by Matt Weik, BS, CSCS, CPT, CSN
Picture this… It’s late at night, you’re lounging on the couch, and suddenly, your stomach starts to growl. You know you shouldn’t eat anything, but that bag of chips or pint of ice cream in the kitchen is calling your name. We’ve all been there. Late-night snacking has become a common habit for many people, whether it’s out of boredom, stress, or simply because they’re hungry. However, have you ever stopped to consider the impact it could be having on your weight and overall health?
In this article, we will dive deeper into the effects of nighttime snacking on your body and explore some strategies to help you break the habit. So, grab a healthy snack, and let’s get started!
Disclaimer: This article is for informational purposes. It is recommended that you speak with your doctor about your nutrition plan and how they would suggest you go about losing weight.
Understanding Late-Night Snacking Triggers
Late-night snacking can be driven by many factors, some of which might not be immediately apparent. Below, we’ll explore the most prevalent reasons why people crave snacks during nighttime hours.
1. You may be skipping meals
You may wonder if skipping meals to eliminate calories is the best way to lose weight. But this practice could be unhealthy and can increase the urge to snack more at night. While our body is not getting enough calories that it needs throughout the day, we are more likely to feel hungrier at nighttime.
According to studies, skipping meals such as breakfast increases the risk of nighttime snacking and intensifies cravings for carb-rich foods. Therefore, eating regular meals throughout the day is important, even if you are on a diet and trying to lose weight.
2. Lack of sleep
Lack of sleep can increase late-night cravings by disrupting the hormonal balance that regulates hunger and satiety. The hormone ghrelin, which stimulates appetite, is produced at higher levels when we don’t get enough sleep, while the hormone leptin, which suppresses appetite, is produced at lower levels. This hormonal imbalance can lead to an increase in high-calorie, high-carbohydrate snacks at night.
3. Stress and anxiety
Stressful days can trigger cravings for sugary, salty, or high-fat snacks at night, as stress can interfere with self-control and spike hunger hormones. This can increase the desire for comforting foods like sweets, leading to late-night snacking.
While not everyone experiences the same effects, those who find themselves snacking more when stressed can benefit from stress-reducing techniques such as meditation, yoga, or seeking support from a therapist or other medical professional.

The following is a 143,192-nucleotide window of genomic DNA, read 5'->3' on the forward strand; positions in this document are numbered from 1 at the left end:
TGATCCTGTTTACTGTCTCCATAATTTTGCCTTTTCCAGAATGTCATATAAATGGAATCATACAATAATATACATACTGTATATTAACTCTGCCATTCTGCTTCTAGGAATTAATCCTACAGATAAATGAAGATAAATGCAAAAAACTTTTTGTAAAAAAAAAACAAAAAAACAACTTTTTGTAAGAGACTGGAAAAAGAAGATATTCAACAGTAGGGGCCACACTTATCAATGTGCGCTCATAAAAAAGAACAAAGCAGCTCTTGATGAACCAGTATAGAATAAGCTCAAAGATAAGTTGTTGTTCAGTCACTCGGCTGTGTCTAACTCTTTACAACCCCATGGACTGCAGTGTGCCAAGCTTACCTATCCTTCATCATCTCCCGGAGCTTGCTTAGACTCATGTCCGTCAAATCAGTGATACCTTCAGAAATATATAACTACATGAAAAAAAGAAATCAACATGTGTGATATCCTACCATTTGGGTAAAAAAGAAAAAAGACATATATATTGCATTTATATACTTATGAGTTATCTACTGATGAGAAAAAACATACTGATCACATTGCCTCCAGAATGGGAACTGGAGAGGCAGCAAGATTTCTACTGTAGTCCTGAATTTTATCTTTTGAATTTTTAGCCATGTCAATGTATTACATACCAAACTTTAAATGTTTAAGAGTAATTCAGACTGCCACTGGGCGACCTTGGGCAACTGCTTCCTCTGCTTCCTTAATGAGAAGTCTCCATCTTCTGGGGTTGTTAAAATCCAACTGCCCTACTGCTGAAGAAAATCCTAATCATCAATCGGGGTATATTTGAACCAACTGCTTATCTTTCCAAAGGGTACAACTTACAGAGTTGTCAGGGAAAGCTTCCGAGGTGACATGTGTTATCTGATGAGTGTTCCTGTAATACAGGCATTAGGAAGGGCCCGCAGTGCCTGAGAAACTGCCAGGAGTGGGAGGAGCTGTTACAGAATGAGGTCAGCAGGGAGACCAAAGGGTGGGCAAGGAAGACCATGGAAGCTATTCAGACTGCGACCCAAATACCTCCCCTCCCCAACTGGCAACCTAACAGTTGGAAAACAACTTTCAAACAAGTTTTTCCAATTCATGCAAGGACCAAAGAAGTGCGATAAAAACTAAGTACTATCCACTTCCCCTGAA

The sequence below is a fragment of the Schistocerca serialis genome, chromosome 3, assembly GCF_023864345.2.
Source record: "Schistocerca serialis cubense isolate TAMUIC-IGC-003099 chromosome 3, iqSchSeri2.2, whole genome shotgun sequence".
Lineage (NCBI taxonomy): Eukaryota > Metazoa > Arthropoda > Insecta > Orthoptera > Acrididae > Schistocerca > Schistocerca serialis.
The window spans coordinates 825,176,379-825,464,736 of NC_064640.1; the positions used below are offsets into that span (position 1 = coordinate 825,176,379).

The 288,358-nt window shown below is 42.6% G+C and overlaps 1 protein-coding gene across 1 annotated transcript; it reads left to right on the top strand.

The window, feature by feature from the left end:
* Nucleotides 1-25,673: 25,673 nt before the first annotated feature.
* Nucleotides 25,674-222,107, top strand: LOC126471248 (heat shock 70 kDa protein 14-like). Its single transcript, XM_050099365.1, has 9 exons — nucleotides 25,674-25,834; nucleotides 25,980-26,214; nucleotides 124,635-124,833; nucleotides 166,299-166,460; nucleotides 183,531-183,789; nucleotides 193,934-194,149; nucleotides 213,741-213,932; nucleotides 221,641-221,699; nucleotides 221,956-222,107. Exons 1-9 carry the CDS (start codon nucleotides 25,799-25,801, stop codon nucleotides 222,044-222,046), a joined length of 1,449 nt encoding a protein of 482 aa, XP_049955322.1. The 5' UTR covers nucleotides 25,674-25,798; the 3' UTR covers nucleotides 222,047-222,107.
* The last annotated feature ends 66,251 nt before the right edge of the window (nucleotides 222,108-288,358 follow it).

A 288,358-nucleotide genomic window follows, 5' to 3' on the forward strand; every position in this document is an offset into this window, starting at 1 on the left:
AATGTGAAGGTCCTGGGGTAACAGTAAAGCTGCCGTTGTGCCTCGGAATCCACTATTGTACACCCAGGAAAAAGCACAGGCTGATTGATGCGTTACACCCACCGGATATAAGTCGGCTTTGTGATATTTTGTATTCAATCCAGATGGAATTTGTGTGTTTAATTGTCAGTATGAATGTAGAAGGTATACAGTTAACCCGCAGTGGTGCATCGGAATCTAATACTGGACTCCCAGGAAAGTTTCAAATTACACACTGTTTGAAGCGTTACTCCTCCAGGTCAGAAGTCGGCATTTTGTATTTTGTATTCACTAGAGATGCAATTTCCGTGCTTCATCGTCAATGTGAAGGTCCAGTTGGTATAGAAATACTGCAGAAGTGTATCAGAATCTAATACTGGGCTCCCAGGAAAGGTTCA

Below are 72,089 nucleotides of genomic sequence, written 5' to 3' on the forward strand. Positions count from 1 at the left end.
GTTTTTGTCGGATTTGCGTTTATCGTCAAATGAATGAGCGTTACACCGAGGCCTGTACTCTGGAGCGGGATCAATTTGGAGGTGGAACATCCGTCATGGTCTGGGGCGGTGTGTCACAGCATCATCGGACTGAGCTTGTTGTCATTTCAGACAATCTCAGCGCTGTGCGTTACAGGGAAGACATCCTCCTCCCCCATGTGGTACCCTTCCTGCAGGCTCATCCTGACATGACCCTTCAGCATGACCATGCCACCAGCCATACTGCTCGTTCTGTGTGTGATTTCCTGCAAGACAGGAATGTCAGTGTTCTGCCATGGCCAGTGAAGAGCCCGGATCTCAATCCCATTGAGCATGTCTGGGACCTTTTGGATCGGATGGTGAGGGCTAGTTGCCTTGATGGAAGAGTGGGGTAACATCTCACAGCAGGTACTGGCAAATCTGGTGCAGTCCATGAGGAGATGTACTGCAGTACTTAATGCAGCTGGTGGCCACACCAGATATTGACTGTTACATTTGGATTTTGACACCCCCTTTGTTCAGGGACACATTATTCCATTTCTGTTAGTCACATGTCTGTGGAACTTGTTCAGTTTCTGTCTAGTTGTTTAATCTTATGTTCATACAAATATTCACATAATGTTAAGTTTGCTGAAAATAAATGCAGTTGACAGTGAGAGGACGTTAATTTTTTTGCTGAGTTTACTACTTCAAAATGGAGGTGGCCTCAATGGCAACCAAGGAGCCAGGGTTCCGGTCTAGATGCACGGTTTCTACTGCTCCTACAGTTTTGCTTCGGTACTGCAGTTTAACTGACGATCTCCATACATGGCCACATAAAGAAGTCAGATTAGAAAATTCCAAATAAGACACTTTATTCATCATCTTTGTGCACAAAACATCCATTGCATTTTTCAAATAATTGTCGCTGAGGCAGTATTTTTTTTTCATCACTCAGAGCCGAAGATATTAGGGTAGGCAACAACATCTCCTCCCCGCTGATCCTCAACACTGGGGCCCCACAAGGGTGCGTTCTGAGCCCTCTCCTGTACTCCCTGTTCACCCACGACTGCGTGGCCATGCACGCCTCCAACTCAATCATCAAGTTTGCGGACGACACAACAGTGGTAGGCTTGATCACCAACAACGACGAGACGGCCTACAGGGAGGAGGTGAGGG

4. Disordered eating
If you consume unusually large volumes of food at night, it could mean that you are a victim of “disordered eating.” Binge eating disorder (BED) is a specific type of eating disorder characterized by consuming large portions of food over a short period of time, feeling out of control while eating, and feeling guilty afterward. If you experience this behavior at least once a week for around three months, you may have BED.
How To Avoid Late-Night Snacking?
Here are some strategies to avoid late-night snacking:
Eat balanced meals
Eat meals with a balance of macronutrients, including fat, carbs, and protein. Cutting back on any of those nutrients can lead to a lack of hunger and satisfaction. Be sure to eat enough fiber to keep you full and promote optimal digestion.
Plan your meals
By planning your meals and having healthy snacks on hand, you can reduce the likelihood of impulsively eating and making poor food choices. This is especially important for those who struggle with binge eating disorder (BED).
A study conducted in 2013 examined the relationship between food and impulsivity in individuals with overweight or obesity who either had BED or did not have the condition. The study found that the sight of food can activate the body’s reward and disinhibition responses, particularly in those with BED.
Seek emotional support
If you suspect that you may be experiencing nighttime eating syndrome or binge eating disorder, it is important to consult with a medical professional. They can provide a referral to a mental health expert who can help you understand your triggers and develop a treatment plan.
One effective method for treating eating disorders is cognitive behavioral therapy (CBT), which has been proven to be successful in many cases. A randomized controlled study conducted in 2015 examined the effectiveness of three different therapeutic approaches, including CBT, in treating BED in 205 individuals. The results showed that CBT had the most positive outcomes in both the short and long term.